Kathmandu, Nepal: The continuous whirl of hair dryers is a novel sound at the Blush Beauty Point parlour in Nepal’s capital Kathmandu, which until just five months ago had to close at regular intervals because of power cuts.
Scheduled power cuts — known as load-shedding — have been a part of daily life in the impoverished landlocked country for decades, forcing small businesses to rely on expensive generators or simply close when the lights went out.
“We had to run our business according to the load-shedding schedule. Clients would call and check if there was light,” the salon’s owner Anita Shrestha told AFP.
But that has all changed since Kulman Ghising was appointed head of the Nepal Electricity Authority in September last year.
Load-shedding — previously up to 16 hours a day in the winter dry season — has all but ended in the country’s three largest cities and in other major towns been reduced to around two hours on alternate days.
“When I was appointed I set the goal that I would at least make Kathmandu load-shedding free,” Ghising told AFP.
“But at that time I felt that whatever I said I could manage more than that.”
Demand for electricity has long outstripped supply in Nepal, with energy production severely depressed by chronic under-investment and inefficiencies in the power network.
The result has been crippling for domestic industry and deterred foreign investment, while crucial infrastructure development has flagged in the years of political paralysis that followed the end of the Maoist insurgency in 2006 and the overthrow of the monarchy two years later.
– Political alignment –
Ghising’s formula to end the power cuts involved tackling some basic inefficiencies.
He overhauled the hydropower generation system — storing water at times of low demand so more could be generated at peak hours. He also ended a policy that provided electricity round the clock to certain industries.
The policy was meant to give 24-hour power to around 20 big employers, but had expanded after decades of mission creep — and backhanders.
“Before there was some mismanagement that some industries get 24 hours (of power), some industries get 12 hours, some industries get only 8 hours. There was unequal distribution of electricity that was not as per the rules of NEA,” said Ghising.
In addition, he brought online some power plants that had been sitting idle due to poor maintenance, and launched a public awareness campaign to encourage people to avoid electricity-guzzling activities — like ironing and pumping water — in the evenings when demand for power is at its highest.
But arguably the single greatest weapon Ghising has is the backing of the prime minister and the energy and finance ministers.
For one of the first times in Nepal’s short history as a parliamentary democracy, all four are members of the Maoist party and that political alignment is bearing fruit.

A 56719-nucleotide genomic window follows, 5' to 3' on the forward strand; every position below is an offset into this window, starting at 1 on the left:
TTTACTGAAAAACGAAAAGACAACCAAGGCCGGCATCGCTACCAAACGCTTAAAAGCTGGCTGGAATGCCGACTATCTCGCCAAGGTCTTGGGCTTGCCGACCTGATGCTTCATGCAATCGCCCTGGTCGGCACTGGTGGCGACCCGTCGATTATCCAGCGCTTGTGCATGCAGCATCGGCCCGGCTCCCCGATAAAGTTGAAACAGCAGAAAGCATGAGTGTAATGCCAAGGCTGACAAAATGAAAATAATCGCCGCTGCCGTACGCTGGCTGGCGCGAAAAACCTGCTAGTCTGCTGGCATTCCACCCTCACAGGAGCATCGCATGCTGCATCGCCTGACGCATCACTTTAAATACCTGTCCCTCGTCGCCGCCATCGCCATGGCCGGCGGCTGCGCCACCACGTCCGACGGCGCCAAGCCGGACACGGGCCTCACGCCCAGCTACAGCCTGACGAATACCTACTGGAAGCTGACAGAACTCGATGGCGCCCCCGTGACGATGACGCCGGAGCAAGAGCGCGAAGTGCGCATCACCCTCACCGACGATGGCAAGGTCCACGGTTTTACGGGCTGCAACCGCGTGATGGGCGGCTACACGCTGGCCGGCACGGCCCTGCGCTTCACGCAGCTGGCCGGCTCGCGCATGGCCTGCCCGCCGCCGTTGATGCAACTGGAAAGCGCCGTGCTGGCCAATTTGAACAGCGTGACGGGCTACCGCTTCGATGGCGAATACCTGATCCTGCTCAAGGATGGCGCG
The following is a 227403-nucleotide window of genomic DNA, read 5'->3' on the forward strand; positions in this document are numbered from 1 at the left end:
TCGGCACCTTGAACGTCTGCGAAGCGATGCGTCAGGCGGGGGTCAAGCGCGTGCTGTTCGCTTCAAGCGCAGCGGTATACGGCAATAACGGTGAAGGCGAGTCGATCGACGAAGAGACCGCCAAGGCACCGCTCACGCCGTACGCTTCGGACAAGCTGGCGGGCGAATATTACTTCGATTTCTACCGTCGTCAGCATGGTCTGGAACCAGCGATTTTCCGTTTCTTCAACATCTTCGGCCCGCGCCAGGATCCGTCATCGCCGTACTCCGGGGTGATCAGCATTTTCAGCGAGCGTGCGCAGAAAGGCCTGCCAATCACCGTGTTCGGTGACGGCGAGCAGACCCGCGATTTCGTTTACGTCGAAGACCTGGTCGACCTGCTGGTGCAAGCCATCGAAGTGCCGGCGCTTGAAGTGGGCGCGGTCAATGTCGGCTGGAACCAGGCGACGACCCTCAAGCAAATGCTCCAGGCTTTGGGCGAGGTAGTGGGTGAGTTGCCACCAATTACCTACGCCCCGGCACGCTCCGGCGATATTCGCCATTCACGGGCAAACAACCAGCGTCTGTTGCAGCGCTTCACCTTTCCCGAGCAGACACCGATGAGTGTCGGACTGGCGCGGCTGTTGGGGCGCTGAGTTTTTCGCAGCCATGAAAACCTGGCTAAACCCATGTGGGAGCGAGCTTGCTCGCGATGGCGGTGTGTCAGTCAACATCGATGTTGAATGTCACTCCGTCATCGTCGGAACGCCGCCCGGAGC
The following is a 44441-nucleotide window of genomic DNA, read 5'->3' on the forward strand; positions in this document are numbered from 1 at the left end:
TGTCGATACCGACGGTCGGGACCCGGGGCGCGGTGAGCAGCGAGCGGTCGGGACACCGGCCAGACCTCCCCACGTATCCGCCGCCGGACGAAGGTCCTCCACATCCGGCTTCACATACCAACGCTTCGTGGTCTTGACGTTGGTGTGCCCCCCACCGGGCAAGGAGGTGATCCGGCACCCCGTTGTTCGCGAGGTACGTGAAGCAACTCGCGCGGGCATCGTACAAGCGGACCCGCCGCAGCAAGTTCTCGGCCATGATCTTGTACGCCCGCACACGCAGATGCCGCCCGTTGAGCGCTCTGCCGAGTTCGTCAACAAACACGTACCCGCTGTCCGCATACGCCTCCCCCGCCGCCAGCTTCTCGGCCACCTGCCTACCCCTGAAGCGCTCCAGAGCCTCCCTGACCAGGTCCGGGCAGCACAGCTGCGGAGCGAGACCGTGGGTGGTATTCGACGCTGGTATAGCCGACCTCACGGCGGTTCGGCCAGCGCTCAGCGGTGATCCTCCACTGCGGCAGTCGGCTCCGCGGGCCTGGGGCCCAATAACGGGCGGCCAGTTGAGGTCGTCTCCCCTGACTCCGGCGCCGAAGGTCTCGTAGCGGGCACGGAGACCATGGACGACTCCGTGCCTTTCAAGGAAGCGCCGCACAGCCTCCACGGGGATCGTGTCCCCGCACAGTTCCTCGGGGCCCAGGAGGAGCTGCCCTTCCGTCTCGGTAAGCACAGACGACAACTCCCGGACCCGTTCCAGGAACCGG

The country is due to hold its first local elections in nearly two decades later this year and the Maoists need to show results to boost their chances at the polls.
– Hydro potential –
But while Ghising might have turned on the lights for much of Nepal, the country will need to harness its huge hydropower potential to keep the electricity flowing.
“It’s cautious optimism because we are known to squander opportunities,” said Sujeev Shakya, founder of the Kathmandu-based Nepal Economic Forum, of the recent drop in load-shedding.
He added: “Now at (the) NEA you have a good guy and he may try to reform, but the system is designed to take care of the interests of few.”
Nepal with its mountain river system should be an energy-producing powerhouse.
Experts say it could be generating 83,000 megawatts of power, but its total installed generation capacity currently stands at less than two percent of that.
Construction on two long mooted projects is finally expected to begin later this year.
It will take around seven years before they come online, but even one would double Nepal’s current generation capacity, eventually transforming it into an energy exporter.
That would be a game changer for the Himalayan nation, which currently relies on India for electricity in the winter dry season.
But with the average tenure of governments in Nepal at around seven months, many are concerned that another change at the top could reverse the recent gains.
“Development of hydro energy infrastructure requires a long-term view. And with these short-term governments it’s very difficult to believe they can have a long-term view,” said Shakya.
And on the now lit streets of Kathmandu, suspicion darkens the mood.
“I don’t know the details, but I feel like Nepalis were kept in the dark for too long,” said Shrestha as she styled a client’s hair into cascading curls.
“There is a tension that there will be power cuts again if the government changes.”